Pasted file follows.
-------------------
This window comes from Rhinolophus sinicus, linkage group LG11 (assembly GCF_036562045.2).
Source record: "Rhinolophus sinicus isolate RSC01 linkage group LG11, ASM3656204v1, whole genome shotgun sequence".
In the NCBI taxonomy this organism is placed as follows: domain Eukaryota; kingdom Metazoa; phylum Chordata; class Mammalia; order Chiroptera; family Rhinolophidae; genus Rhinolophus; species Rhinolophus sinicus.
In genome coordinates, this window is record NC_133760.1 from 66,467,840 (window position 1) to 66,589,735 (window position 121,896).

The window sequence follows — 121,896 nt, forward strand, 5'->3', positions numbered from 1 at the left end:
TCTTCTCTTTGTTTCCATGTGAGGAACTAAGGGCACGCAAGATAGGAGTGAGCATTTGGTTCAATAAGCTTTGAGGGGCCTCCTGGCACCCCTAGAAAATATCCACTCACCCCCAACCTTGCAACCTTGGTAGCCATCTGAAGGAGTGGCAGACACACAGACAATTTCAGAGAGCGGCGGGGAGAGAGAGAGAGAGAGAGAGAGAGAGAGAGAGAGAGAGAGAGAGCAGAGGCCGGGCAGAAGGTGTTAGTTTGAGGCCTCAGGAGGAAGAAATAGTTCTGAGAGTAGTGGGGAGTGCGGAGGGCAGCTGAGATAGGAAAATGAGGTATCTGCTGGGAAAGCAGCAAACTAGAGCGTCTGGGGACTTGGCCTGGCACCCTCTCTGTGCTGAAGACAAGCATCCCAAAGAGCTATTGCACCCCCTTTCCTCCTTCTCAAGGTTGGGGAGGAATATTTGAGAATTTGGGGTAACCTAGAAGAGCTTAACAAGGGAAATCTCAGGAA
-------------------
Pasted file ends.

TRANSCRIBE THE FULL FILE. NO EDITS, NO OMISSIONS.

This window comes from Rhinolophus sinicus, linkage group LG11 (assembly GCF_036562045.2).
Source record: "Rhinolophus sinicus isolate RSC01 linkage group LG11, ASM3656204v1, whole genome shotgun sequence".
In the NCBI taxonomy this organism is placed as follows: domain Eukaryota; kingdom Metazoa; phylum Chordata; class Mammalia; order Chiroptera; family Rhinolophidae; genus Rhinolophus; species Rhinolophus sinicus.
In genome coordinates, this window is record NC_133760.1 from 66,467,840 (window position 1) to 66,589,735 (window position 121,896).

The window sequence follows — 121,896 nt, forward strand, 5'->3', positions numbered from 1 at the left end:
TCTTCTCTTTGTTTCCATGTGAGGAACTAAGGGCACGCAAGATAGGAGTGAGCATTTGGTTCAATAAGCTTTGAGGGGCCTCCTGGCACCCCTAGAAAATATCCACTCACCCCCAACCTTGCAACCTTGGTAGCCATCTGAAGGAGTGGCAGACACACAGACAATTTCAGAGAGCGGCGGGGAGAGAGAGAGAGAGAGAGAGAGAGAGAGAGAGAGAGAGAGAGAGCAGAGGCCGGGCAGAAGGTGTTAGTTTGAGGCCTCAGGAGGAAGAAATAGTTCTGAGAGTAGTGGGGAGTGCGGAGGGCAGCTGAGATAGGAAAATGAGGTATCTGCTGGGAAAGCAGCAAACTAGAGCGTCTGGGGACTTGGCCTGGCACCCTCTCTGTGCTGAAGACAAGCATCCCAAAGAGCTATTGCACCCCCTTTCCTCCTTCTCAAGGTTGGGGAGGAATATTTGAGAATTTGGGGTAACCTAGAAGAGCTTAACAAGGGAAATCTCAGGAA